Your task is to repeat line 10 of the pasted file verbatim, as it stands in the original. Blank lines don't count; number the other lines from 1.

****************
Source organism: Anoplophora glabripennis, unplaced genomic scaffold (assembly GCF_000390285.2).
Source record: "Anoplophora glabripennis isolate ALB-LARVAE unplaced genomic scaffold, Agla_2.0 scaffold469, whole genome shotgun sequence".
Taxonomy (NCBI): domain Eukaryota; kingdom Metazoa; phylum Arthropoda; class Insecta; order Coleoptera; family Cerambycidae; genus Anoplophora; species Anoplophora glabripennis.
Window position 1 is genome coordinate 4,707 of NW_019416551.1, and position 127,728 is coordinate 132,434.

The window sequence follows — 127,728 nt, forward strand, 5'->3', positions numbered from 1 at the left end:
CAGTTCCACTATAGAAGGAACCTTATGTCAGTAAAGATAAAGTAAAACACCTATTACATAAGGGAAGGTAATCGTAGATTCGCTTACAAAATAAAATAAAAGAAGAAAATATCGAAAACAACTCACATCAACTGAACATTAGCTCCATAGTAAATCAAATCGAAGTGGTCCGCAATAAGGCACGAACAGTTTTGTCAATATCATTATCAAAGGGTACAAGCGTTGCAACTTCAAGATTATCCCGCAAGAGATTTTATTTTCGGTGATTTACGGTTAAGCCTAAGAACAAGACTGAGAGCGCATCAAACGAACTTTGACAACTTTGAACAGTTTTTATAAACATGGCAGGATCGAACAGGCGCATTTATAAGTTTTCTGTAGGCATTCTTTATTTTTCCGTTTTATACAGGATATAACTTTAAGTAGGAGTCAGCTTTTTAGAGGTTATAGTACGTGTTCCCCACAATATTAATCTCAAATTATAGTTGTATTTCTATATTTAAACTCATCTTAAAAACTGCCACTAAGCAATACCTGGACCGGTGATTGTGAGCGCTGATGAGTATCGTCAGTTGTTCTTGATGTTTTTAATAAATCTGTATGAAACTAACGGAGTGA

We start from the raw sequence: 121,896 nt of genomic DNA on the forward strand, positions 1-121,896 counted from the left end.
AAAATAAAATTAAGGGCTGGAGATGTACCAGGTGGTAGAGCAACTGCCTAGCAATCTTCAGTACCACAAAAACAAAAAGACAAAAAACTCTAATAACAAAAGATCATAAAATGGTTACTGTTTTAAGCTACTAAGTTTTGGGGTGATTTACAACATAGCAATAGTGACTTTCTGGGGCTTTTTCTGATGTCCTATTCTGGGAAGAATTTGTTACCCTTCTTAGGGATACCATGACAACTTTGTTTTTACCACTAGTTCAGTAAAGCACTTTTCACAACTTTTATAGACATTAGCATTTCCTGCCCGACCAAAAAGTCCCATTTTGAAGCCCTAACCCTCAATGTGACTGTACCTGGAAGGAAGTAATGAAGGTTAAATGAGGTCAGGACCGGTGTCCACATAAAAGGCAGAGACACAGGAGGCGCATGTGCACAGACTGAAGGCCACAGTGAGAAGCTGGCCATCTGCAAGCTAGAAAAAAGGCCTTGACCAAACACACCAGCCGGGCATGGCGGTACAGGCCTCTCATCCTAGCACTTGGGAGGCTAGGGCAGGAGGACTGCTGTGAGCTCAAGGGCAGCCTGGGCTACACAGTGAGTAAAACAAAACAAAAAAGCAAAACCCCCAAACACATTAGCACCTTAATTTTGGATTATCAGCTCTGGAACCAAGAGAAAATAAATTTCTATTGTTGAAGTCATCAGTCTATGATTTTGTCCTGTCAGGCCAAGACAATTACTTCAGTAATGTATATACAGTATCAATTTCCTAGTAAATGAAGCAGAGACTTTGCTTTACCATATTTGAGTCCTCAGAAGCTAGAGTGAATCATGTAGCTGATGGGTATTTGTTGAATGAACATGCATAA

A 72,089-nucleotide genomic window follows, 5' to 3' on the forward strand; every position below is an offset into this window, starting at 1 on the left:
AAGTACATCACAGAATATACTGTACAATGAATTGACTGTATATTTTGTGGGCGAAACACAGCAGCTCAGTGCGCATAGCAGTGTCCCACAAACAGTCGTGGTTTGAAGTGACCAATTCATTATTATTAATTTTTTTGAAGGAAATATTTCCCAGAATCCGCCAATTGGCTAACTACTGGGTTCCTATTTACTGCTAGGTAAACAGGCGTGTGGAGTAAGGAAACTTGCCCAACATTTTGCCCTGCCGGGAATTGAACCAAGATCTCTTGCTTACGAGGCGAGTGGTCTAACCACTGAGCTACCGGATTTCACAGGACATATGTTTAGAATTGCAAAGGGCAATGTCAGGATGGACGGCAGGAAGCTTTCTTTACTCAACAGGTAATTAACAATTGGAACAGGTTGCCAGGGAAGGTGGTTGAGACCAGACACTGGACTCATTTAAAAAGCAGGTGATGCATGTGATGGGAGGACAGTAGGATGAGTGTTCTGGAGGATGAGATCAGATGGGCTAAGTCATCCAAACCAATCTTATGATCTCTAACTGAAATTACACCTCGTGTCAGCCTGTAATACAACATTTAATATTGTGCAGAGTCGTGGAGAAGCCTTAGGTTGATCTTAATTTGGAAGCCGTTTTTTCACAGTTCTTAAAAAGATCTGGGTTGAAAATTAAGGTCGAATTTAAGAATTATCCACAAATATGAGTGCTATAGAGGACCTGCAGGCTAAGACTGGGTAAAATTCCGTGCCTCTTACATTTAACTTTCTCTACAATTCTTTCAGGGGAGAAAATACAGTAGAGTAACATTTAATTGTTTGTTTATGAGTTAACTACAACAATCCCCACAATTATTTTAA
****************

AAGTACATCACAGAATATACTGTACAATGAATTGACTGTATATTTTGTGGGCGAAACACAGCAGCTCAGTGCGCATAGCAGTGTCCCACAAACAGTCGTGGTTTGAAGTGACCAATTCATTATTATTAATTTTTTTGAAGGAAATATTTCCCAGAATCCGCCAATTGGCTAACTACTGGGTTCCTATTTACTGCTAGGTAAACAGGCGTGTGGAGTAAGGAAACTTGCCCAACATTTTGCCCTGCCGGGAATTGAACCAAGATCTCTTGCTTACGAGGCGAGTGGTCTAACCACTGAGCTACCGGATTTCACAGGACATATGTTTAGAATTGCAAAGGGCAATGTCAGGATGGACGGCAGGAAGCTTTCTTTACTCAACAGGTAATTAACAATTGGAACAGGTTGCCAGGGAAGGTGGTTGAGACCAGACACTGGACTCATTTAAAAAGCAGGTGATGCATGTGATGGGAGGACAGTAGGATGAGTGTTCTGGAGGATGAGATCAGATGGGCTAAGTCATCCAAACCAATCTTATGATCTCTAACTGAAATTACACCTCGTGTCAGCCTGTAATACAACATTTAATATTGTGCAGAGTCGTGGAGAAGCCTTAGGTTGATCTTAATTTGGAAGCCGTTTTTTCACAGTTCTTAAAAAGATCTGGGTTGAAAATTAAGGTCGAATTTAAGAATTATCCACAAATATGAGTGCTATAGAGGACCTGCAGGCTAAGACTGGGTAAAATTCCGTGCCTCTTACATTTAACTTTCTCTACAATTCTTTCAGGGGAGAAAATACAGTAGAGTAACATTTAATTGTTTGTTTATGAGTTAACTACAACAATCCCCACAATTATTTTAA